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November 20, 2006

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Here is the list of anti-research Republicans to target in 2008, pulling from democraticavenger's list

Chabot
Davis (KY)
Doolittle
Drake
English (PA)
Feeney
Ferguson
Garrett (NJ)
Hastert
Roskam #
Bachmann #
King (NY)
Knollenberg
Kuhl (NY)
Latham
Lewis (KY)
LoBiondo
McCotter
McHugh
Murphy
Musgrave
Smith (NE) #
Sali
Rehberg
Renzi
Reynolds
Rogers (MI)
Ros-Lehtinen
Ryan (WI)
Saxton
Souder
Tancredo
Terry
Tiberi
Turner
Walsh
Weller
Wolf
Young (FL)

# New Republican Congresspeople filling previously anti-research seats that had become open. Depending on their views, some of these seats may have already flipped pro-research.

My dad actually pointed out that the stem-cell amendment was supported only where there is a large medical research facility in Missouri--St. Louis, Kansas City, and Boone County of the U of MO medical school. These votes were enough to put it over the top. Of course McCaskill absolutely, positively had to carry every one of these places by a large margin.

4jkb4ia

How extensive are those facilities? I'm thinking of MI, which has to be one of the least stem cell friendly states (3+1 Republicans voting against, plus 2 Dems voting against). And I'm wondering how to play those politics.

EW--

The stem cell amendment in MO was largely bankrolled and pushed by Jim Stowers of the mutual fund fame. He has funded his own cutting-edge private biomedical research facility in the Kansas City area, and very much wants to get into ES research as well as nuclear transfer. Unfortunately, the MO legislature was making a lot of noise about criminalizing such research, so he assembled a coalition of all the large biomedical research U's (WashU, Mizzou, UM in Kansas City, and yes, even Saint Louis U behind the scenes), to help him fund and push the ballot initiative.

A lot of docs and profs at Wash U med school actually appeared in the ads for amendment 2, as well as did a lot of speaking tours and church meetings. Interestingly enough, there actually were some WashU profs who spoke out publically against the amendment as well.

The most organized opposition group was actually the Catholic Church and some other evangelical protestant churches. There were some strange bedfellows in this fight. The Catholic church, I think, set up some kind of 527 like organization to run a few ads (which were very controversial, as they seemingly implied if amendment 2 passed, women would be forced to donate their eggs).

The other major oppo groups, Missourians against Human Cloning and the MO Roundtable for life, appeared to be legit grassroots issue groups; I can't seem to find a common-denominator "astroturf" PR firm behind them. My (somewhat limited) observation is that they focused nearly all their money on the St. Louis (and possibly KC) metro areas to try and persuade church-going Catholics that would otherwise vote D (and probably voted for McCaskill) into voting against amendment 2 through preying on some of the ambiguous wording of the amendment and the (mostly) older voters' ignorance of what ES research and nuclear transfer were all about.

Clearly they had focus-grouped this to death, and decided to frame the issue by using the loaded words "cloning" and "cloners" early and often. I'm sure it had some impact, but given that the oppo groups were outspent by Stowers nearly 10:1, I guess it's not too surprising that the initiative passed.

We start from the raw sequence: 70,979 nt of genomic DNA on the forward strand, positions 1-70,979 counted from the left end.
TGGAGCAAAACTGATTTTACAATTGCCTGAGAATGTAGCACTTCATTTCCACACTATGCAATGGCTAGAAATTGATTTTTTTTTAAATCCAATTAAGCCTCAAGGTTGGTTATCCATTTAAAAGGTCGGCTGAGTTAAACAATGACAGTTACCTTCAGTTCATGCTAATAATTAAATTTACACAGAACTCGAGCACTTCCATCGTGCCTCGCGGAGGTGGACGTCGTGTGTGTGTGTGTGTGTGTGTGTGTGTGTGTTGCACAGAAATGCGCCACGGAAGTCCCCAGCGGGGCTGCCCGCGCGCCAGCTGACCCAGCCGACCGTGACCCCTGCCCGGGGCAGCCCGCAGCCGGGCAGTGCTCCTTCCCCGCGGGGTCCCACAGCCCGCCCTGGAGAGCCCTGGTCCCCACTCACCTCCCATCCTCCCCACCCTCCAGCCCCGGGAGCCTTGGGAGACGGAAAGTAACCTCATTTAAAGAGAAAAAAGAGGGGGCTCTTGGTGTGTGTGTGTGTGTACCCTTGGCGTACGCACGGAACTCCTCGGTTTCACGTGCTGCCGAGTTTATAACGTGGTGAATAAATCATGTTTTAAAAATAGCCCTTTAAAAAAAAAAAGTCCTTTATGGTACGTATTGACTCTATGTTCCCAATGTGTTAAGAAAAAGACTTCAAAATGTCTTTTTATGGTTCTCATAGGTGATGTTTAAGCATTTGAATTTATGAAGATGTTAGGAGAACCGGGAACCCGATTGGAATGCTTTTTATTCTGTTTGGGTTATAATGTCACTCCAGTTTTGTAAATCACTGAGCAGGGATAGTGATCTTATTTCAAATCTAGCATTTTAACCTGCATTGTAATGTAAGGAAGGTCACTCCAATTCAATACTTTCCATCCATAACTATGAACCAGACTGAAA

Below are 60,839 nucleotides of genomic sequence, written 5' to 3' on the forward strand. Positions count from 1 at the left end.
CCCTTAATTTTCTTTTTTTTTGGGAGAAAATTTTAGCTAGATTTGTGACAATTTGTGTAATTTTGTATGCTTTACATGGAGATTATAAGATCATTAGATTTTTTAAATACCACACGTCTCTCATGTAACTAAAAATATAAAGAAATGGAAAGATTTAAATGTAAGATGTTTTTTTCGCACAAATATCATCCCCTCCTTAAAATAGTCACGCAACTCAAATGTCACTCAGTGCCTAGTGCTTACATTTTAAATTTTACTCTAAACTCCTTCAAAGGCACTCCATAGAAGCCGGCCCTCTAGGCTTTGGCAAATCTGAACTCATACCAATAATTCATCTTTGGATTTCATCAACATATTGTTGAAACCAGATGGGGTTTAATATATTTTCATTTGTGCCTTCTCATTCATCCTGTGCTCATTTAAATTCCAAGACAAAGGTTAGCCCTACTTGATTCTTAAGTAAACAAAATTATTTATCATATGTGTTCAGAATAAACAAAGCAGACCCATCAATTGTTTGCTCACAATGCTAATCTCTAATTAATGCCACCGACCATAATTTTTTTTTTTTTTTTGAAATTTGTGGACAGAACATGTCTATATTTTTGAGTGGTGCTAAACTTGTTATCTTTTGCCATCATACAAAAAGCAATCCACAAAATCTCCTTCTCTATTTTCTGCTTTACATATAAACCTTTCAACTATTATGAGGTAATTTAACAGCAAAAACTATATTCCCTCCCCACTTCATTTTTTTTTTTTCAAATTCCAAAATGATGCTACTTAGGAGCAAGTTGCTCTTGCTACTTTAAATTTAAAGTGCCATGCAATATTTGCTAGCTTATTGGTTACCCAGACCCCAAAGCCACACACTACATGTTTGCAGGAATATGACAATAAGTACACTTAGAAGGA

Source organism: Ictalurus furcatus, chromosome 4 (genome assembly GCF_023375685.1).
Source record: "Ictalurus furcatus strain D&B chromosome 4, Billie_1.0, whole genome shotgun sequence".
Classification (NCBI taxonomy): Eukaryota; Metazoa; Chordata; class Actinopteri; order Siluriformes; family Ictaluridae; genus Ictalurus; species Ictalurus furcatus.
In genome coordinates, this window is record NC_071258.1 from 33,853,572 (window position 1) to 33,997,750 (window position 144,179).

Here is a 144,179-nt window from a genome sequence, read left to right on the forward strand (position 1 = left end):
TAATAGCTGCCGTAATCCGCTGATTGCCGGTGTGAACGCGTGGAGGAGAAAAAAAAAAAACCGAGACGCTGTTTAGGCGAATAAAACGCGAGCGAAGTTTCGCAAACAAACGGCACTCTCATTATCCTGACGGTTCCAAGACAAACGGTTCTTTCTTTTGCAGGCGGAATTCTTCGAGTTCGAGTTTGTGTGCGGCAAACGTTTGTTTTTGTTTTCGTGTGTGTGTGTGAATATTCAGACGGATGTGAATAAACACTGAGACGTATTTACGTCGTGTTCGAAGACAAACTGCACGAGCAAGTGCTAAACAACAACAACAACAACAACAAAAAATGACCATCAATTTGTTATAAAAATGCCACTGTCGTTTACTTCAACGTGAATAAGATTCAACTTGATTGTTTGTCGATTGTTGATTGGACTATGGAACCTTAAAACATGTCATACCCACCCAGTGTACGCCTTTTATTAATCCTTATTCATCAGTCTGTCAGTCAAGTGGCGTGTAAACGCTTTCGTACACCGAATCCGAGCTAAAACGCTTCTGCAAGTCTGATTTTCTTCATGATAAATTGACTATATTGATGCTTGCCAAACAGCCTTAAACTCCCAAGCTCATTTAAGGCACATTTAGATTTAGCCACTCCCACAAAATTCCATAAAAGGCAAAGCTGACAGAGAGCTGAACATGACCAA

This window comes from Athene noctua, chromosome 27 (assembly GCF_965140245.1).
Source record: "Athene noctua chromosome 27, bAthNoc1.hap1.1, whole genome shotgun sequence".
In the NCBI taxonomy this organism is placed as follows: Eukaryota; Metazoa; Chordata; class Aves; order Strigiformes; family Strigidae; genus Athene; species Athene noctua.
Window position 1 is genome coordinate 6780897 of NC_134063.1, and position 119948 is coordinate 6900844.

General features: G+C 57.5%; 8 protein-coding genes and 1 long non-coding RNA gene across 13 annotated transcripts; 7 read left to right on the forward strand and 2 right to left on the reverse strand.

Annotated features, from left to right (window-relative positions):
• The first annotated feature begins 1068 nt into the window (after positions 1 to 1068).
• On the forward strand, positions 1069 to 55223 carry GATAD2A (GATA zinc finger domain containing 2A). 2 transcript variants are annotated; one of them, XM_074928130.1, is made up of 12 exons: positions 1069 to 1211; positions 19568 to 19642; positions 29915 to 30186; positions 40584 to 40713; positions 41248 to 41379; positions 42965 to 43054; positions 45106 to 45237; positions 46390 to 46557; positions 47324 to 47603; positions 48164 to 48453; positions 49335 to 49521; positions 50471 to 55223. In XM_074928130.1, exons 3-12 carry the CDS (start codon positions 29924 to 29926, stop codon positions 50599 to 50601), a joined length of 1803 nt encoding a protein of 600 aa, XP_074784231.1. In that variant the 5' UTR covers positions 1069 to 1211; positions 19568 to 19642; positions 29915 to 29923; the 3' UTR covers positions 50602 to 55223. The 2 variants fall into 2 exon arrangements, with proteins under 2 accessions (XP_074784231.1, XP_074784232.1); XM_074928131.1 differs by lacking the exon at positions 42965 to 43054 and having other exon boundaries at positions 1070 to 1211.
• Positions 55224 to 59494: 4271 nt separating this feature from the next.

So my advice is to find some rich Michigan alum or someone with ties to the medical school there who'd like to bankroll a stem cell initiative. :)

Got the rich Medical school connection all set, I think, right here in the local party (though he's not the most pleasant person...).

It's MI's Catholic-ness that makes it so stem cell unfriendly. I'm thinking of bringing my Parkinsons afflicted and theologian-but-not-dependant-on-the-Church-for-retirement mom to come to MI and do a speaking tour.

what would have as a Michigan ballot measure?

A funding initiative as in California would be extremely ambitious. A protection for stem cell research as in Missouri is great as a political gesture -- but it might fail to get UMich on board because they would be unlikely to benefit (unless they have access to substantial private funding).

On the other hand, raising the spectre of state restrictions on federally-funded research and then passing a bill to pre-empt those imagined restrictions (a lot like what MO did, actually) is very difficult for anyone to vote against -- since it just cements the status quo and puts up barricades to future restrictions, but doesn't actually make anything allowed that wasn't already allowed.

I hesitate to link to an anti-research site, but http://www.2tricky.org/ which was part of the MO anti-research campaign was a site I found extremely helpful. Their message is that Amendment 2 is designed to be very clever and sneaky and pass, and they go through a full analysis of what is clever about it that makes it soung so appealing (for example, it appears on the ballot as a measure "to ban human cloning," which it is). I think it is worth a read, just to see what kinds of tactics really frustrate the other side.

oh, and I agree with everything viget said -- absolutely spot on.

it's a good idea EP

and damn fine political strategy

kudos

we need to recruit all the candidates we can find to announce their intent to run against the repuglicans on the menu in 2008, just to put pressure on these luddites to do the right thing

but compared to Iraq, stemcells is gonna be a secondary issue in 2008

still, good thinking, and good writing

Everything is polytics damn !

Yes for adult stem cell research;

No for embryonic stem cell harvesting or cloning for "research and therapy" !

"Truth has a quiet breast". W.Shakespeare

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